Kids and Toe Walking

Sometimes children walk on their toes instead of on their whole foot. This looks like standing on the tip toes. The muscles of the leg are too tight causing the child to walk on their toes. Most children outgrow toe walking. Kids who persist to toe walk beyond three years of age or who have other developmental delays should be referred to a physician. The cause of toe walking is unknown.

Understanding Flat Feet and Toe Walking in Children

Flat feet, most of the time, are a normal part of a child’s growth and development. Babies are born with flat feet and develop their arch slowly from walking. Some children never develop an arch. If they are not having pain, no treatment is necessary. Orthotics can be prescribed if your child has symptoms, such as foot or ankle pain. Treatment for any condition is best determined by your child’s healthcare provider.

Toe walking is a pattern of walking in which a child walks on the balls of his or her toes, with no contact between the heels and ground. Walking is the most primitive form of human locomotion, and when a child is a toe-walker, the normal pattern of heel-to-toe motion is upset. In most cases, children who are toe-walkers are more of a nuisance than a problem. However, if a child continues to toe-walk beyond the age of two, he or she is at risk for developing problems with the way his or her feet, legs, or spine develop. In general, a case of toe-walking would not be considered normal past the age of two. Persistent toe walking can be caused by the shortening of heel cords and can result from conditions such as spina bifida, muscular dystrophy, or cerebral palsy.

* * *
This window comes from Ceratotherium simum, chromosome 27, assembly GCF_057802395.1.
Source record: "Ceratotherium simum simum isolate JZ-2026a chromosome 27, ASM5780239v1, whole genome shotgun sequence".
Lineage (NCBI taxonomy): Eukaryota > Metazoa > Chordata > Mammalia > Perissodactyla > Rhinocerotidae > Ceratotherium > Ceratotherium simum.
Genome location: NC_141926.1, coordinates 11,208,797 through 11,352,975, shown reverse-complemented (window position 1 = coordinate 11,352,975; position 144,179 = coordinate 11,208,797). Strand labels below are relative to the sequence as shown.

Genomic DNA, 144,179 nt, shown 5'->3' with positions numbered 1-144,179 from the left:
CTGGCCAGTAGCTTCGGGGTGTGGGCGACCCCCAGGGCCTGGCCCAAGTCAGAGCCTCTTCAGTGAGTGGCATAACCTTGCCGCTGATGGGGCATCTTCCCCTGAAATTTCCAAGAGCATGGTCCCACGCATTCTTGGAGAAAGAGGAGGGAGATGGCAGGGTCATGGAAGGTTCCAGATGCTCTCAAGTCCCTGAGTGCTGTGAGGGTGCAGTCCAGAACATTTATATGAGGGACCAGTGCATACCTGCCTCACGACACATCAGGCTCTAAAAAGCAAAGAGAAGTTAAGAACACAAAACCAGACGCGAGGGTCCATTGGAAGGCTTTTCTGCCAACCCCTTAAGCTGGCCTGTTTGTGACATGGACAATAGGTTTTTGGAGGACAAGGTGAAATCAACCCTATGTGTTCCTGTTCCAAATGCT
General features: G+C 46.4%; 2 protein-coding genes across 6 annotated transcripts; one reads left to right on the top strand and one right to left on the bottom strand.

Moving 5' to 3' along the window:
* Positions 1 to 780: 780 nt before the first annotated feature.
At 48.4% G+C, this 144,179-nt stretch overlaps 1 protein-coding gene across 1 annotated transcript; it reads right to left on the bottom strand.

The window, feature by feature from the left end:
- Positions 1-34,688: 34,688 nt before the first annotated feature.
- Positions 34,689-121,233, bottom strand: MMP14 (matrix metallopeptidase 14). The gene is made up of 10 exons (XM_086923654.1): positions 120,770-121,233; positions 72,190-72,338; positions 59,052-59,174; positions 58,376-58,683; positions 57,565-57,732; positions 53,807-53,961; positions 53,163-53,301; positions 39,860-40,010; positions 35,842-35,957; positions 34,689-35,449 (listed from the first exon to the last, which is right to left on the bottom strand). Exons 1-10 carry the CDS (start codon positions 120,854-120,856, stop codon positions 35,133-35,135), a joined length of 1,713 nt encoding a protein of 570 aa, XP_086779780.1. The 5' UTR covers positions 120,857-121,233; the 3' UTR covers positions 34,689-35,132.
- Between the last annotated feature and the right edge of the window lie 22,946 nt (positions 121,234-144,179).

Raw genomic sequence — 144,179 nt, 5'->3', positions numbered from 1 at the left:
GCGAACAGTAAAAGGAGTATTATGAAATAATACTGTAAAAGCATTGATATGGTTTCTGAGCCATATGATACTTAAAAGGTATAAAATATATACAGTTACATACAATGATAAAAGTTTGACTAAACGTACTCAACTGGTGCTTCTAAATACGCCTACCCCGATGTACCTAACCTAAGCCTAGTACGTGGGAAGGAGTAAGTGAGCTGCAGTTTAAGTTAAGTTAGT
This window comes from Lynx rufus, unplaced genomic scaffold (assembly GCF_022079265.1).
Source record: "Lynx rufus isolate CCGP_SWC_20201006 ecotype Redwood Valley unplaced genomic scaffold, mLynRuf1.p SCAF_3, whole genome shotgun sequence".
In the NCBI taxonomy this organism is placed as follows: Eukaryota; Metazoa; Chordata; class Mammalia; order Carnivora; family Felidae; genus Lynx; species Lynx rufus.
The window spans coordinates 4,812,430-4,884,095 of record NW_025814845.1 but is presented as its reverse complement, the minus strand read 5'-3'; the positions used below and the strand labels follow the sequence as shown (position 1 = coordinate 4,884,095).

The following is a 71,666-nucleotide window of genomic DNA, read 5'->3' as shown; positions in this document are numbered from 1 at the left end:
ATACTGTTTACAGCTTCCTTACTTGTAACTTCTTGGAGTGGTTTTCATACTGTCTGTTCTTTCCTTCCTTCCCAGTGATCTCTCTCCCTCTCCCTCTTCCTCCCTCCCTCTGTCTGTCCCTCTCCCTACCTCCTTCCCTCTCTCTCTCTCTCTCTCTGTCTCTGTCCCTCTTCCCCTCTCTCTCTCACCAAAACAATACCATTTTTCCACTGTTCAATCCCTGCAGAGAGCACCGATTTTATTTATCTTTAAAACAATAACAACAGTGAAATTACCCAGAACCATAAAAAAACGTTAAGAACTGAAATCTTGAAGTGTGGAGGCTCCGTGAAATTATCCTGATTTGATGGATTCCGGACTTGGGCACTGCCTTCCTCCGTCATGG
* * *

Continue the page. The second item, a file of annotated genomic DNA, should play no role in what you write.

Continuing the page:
Our team of podiatrists will do a comprehensive assessment of your child’s muscle tone, posture, and gait pattern, which will then be used to determine the cause of your child’s toe walking. Based on this examination, treatment may include:

  • Stretching exercises
  • Physical therapy to strengthen the leg muscles
  • Orthotic devices to improve foot position

Sometimes a more gentle and effective approach such as gait retraining or casting is recommended to allow a child to feel how a full foot can be used. Gait retraining improves the way your child walks in an attempt to reduce the energy and stress placed on different tissues, muscles, organs, and body structures. Gait retraining also increases your child’s awareness of how proper balance during walking feels. In essence, gait retraining is training the muscles and nerves to reunite in a way that is normal.

Doveston Health wants to make sure your child can walk confidently, without any of the complications that come with toe walking. Contact us for more information.